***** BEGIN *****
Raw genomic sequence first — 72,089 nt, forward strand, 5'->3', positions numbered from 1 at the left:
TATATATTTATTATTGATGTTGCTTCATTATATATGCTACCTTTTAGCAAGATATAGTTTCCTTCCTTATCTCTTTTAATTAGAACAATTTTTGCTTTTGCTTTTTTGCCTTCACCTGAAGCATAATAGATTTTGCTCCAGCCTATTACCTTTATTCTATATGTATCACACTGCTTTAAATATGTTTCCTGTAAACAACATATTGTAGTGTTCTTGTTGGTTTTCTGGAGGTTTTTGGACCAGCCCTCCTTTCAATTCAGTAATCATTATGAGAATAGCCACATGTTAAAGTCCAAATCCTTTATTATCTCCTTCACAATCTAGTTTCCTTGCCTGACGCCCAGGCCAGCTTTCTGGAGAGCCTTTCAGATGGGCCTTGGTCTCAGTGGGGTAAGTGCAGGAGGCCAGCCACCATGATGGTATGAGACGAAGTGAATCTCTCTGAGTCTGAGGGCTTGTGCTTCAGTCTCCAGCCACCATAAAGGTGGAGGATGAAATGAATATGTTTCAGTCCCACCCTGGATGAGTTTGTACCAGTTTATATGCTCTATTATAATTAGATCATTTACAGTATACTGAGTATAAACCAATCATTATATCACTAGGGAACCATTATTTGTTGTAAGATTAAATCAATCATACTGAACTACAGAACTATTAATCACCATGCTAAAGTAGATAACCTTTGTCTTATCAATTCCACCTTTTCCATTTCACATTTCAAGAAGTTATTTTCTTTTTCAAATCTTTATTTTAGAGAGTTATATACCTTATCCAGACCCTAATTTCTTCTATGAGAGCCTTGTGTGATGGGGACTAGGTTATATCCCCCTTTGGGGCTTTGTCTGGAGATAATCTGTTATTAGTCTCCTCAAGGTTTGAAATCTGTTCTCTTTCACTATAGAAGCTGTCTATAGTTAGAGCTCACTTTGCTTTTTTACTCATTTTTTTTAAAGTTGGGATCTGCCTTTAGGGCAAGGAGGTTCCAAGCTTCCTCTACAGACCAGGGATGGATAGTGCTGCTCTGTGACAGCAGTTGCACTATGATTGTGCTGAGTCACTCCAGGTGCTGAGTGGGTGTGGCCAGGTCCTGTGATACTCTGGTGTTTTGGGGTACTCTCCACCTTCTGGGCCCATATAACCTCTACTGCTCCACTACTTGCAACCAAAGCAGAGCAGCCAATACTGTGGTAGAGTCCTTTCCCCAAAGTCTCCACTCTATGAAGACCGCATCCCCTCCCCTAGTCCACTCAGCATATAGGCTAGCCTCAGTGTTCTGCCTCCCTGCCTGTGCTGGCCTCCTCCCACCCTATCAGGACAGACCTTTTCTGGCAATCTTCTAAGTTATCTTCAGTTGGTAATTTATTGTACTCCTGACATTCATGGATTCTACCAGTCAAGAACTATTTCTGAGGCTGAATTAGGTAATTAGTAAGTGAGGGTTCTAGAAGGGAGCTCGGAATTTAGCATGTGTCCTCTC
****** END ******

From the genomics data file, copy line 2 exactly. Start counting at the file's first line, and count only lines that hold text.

TATATATTTATTATTGATGTTGCTTCATTATATATGCTACCTTTTAGCAAGATATAGTTTCCTTCCTTATCTCTTTTAATTAGAACAATTTTTGCTTTTGCTTTTTTGCCTTCACCTGAAGCATAATAGATTTTGCTCCAGCCTATTACCTTTATTCTATATGTATCACACTGCTTTAAATATGTTTCCTGTAAACAACATATTGTAGTGTTCTTGTTGGTTTTCTGGAGGTTTTTGGACCAGCCCTCCTTTCAATTCAGTAATCATTATGAGAATAGCCACATGTTAAAGTCCAAATCCTTTATTATCTCCTTCACAATCTAGTTTCCTTGCCTGACGCCCAGGCCAGCTTTCTGGAGAGCCTTTCAGATGGGCCTTGGTCTCAGTGGGGTAAGTGCAGGAGGCCAGCCACCATGATGGTATGAGACGAAGTGAATCTCTCTGAGTCTGAGGGCTTGTGCTTCAGTCTCCAGCCACCATAAAGGTGGAGGATGAAATGAATATGTTTCAGTCCCACCCTGGATGAGTTTGTACCAGTTTATATGCTCTATTATAATTAGATCATTTACAGTATACTGAGTATAAACCAATCATTATATCACTAGGGAACCATTATTTGTTGTAAGATTAAATCAATCATACTGAACTACAGAACTATTAATCACCATGCTAAAGTAGATAACCTTTGTCTTATCAATTCCACCTTTTCCATTTCACATTTCAAGAAGTTATTTTCTTTTTCAAATCTTTATTTTAGAGAGTTATATACCTTATCCAGACCCTAATTTCTTCTATGAGAGCCTTGTGTGATGGGGACTAGGTTATATCCCCCTTTGGGGCTTTGTCTGGAGATAATCTGTTATTAGTCTCCTCAAGGTTTGAAATCTGTTCTCTTTCACTATAGAAGCTGTCTATAGTTAGAGCTCACTTTGCTTTTTTACTCATTTTTTTTAAAGTTGGGATCTGCCTTTAGGGCAAGGAGGTTCCAAGCTTCCTCTACAGACCAGGGATGGATAGTGCTGCTCTGTGACAGCAGTTGCACTATGATTGTGCTGAGTCACTCCAGGTGCTGAGTGGGTGTGGCCAGGTCCTGTGATACTCTGGTGTTTTGGGGTACTCTCCACCTTCTGGGCCCATATAACCTCTACTGCTCCACTACTTGCAACCAAAGCAGAGCAGCCAATACTGTGGTAGAGTCCTTTCCCCAAAGTCTCCACTCTATGAAGACCGCATCCCCTCCCCTAGTCCACTCAGCATATAGGCTAGCCTCAGTGTTCTGCCTCCCTGCCTGTGCTGGCCTCCTCCCACCCTATCAGGACAGACCTTTTCTGGCAATCTTCTAAGTTATCTTCAGTTGGTAATTTATTGTACTCCTGACATTCATGGATTCTACCAGTCAAGAACTATTTCTGAGGCTGAATTAGGTAATTAGTAAGTGAGGGTTCTAGAAGGGAGCTCGGAATTTAGCATGTGTCCTCTC